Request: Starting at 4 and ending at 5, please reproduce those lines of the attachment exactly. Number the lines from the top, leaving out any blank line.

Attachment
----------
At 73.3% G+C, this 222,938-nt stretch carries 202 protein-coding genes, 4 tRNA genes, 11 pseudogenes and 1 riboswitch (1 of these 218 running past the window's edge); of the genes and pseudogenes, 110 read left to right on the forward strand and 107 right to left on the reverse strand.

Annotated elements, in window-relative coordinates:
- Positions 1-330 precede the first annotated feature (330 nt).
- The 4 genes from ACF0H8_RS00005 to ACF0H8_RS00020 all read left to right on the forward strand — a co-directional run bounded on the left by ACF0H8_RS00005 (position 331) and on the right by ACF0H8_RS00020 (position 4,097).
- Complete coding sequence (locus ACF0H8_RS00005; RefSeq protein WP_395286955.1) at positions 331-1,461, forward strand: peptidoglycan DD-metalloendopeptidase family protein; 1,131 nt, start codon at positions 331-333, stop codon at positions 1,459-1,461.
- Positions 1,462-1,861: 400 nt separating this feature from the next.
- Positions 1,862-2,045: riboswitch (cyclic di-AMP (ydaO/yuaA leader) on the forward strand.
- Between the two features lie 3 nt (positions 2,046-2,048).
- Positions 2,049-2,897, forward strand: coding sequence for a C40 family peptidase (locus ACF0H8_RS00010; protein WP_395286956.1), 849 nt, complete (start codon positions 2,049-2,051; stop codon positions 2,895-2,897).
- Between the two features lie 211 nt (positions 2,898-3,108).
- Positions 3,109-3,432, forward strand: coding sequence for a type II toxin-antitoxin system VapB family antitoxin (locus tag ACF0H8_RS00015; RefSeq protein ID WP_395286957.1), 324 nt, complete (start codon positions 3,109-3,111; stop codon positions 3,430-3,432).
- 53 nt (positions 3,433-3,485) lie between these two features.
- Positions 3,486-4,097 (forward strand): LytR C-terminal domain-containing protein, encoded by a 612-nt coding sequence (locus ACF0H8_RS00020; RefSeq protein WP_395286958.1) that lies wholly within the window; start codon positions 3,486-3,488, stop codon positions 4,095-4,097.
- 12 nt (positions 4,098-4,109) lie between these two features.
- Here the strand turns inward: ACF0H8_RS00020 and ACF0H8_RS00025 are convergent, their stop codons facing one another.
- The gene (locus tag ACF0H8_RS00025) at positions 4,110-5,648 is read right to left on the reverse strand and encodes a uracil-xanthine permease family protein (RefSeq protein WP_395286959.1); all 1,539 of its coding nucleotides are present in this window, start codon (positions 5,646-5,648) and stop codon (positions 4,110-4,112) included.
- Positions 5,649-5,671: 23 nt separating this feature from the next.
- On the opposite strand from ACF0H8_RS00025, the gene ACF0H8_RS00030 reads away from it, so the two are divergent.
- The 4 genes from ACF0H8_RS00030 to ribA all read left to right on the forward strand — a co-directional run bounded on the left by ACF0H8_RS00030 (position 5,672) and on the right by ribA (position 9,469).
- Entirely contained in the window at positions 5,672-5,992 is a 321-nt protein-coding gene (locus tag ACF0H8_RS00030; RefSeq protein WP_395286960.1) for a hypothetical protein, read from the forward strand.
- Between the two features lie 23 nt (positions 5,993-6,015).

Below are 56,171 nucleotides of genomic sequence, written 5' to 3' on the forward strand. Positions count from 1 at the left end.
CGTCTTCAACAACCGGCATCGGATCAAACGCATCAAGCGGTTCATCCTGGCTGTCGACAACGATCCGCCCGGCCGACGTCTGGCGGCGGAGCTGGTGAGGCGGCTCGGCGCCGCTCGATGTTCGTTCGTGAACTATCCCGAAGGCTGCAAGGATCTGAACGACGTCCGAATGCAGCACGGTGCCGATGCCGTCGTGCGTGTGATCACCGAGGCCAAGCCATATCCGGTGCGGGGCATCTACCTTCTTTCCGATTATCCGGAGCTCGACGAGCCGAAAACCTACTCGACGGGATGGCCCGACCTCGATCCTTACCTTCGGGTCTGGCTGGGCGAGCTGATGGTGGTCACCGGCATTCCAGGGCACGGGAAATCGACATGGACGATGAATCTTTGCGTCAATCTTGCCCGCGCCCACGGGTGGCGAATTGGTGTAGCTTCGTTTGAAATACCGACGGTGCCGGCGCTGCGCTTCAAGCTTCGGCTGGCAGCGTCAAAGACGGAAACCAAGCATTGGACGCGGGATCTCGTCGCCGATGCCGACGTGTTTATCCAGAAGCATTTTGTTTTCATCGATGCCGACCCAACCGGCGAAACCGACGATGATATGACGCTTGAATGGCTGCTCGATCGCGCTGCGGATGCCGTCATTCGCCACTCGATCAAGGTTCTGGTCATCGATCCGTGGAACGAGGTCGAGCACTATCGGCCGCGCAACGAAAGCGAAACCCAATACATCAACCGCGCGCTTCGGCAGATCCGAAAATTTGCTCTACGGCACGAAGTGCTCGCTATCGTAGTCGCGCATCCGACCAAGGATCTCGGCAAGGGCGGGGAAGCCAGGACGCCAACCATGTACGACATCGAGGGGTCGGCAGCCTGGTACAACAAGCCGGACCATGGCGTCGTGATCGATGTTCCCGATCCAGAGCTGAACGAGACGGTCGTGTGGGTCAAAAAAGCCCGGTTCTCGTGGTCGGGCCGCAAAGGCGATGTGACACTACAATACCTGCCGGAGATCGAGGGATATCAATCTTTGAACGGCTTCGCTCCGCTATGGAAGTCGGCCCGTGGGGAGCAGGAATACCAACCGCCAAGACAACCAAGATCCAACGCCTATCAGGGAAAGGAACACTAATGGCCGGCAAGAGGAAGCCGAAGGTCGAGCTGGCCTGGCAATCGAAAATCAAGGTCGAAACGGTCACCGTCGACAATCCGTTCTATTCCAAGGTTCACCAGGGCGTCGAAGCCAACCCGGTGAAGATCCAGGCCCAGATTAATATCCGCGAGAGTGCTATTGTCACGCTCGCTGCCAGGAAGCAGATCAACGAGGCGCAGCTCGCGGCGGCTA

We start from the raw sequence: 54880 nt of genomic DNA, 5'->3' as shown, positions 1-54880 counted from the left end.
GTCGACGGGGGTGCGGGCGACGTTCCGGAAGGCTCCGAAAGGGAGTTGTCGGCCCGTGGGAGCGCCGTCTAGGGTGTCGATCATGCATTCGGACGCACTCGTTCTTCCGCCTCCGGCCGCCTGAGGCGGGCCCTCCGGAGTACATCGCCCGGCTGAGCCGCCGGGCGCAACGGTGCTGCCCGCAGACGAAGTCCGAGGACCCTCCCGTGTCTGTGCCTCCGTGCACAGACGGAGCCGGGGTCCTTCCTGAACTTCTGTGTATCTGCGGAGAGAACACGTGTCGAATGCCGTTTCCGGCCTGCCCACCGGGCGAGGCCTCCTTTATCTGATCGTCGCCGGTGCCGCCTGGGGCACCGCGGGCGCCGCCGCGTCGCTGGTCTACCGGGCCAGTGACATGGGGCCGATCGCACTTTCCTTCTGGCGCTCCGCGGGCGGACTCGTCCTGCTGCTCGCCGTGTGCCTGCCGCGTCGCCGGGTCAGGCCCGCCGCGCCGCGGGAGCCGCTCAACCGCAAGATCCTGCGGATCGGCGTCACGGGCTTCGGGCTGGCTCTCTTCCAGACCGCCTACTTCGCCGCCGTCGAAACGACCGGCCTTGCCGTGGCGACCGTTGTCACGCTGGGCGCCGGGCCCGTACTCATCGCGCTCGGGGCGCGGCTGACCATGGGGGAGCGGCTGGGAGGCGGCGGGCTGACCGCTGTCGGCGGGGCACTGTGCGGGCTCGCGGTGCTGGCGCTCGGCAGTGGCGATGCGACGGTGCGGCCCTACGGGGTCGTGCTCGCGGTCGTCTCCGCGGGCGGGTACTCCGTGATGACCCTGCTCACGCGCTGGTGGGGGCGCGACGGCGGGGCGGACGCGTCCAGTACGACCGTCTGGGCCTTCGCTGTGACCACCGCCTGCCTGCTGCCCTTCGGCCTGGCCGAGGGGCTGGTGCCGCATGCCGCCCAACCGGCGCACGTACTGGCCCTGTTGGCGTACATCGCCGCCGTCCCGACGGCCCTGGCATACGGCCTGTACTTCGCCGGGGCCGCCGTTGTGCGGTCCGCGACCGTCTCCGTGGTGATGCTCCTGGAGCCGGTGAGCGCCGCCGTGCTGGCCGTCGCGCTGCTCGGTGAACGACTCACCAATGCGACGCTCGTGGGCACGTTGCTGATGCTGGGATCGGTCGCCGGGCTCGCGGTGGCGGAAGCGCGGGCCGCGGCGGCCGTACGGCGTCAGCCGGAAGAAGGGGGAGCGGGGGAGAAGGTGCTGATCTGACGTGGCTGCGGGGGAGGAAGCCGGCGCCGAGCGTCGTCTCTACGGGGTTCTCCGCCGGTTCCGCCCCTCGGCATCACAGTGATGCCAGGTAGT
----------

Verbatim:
- The 4 genes from ACF0H8_RS00005 to ACF0H8_RS00020 all read left to right on the forward strand — a co-directional run bounded on the left by ACF0H8_RS00005 (position 331) and on the right by ACF0H8_RS00020 (position 4,097).
- Complete coding sequence (locus ACF0H8_RS00005; RefSeq protein WP_395286955.1) at positions 331-1,461, forward strand: peptidoglycan DD-metalloendopeptidase family protein; 1,131 nt, start codon at positions 331-333, stop codon at positions 1,459-1,461.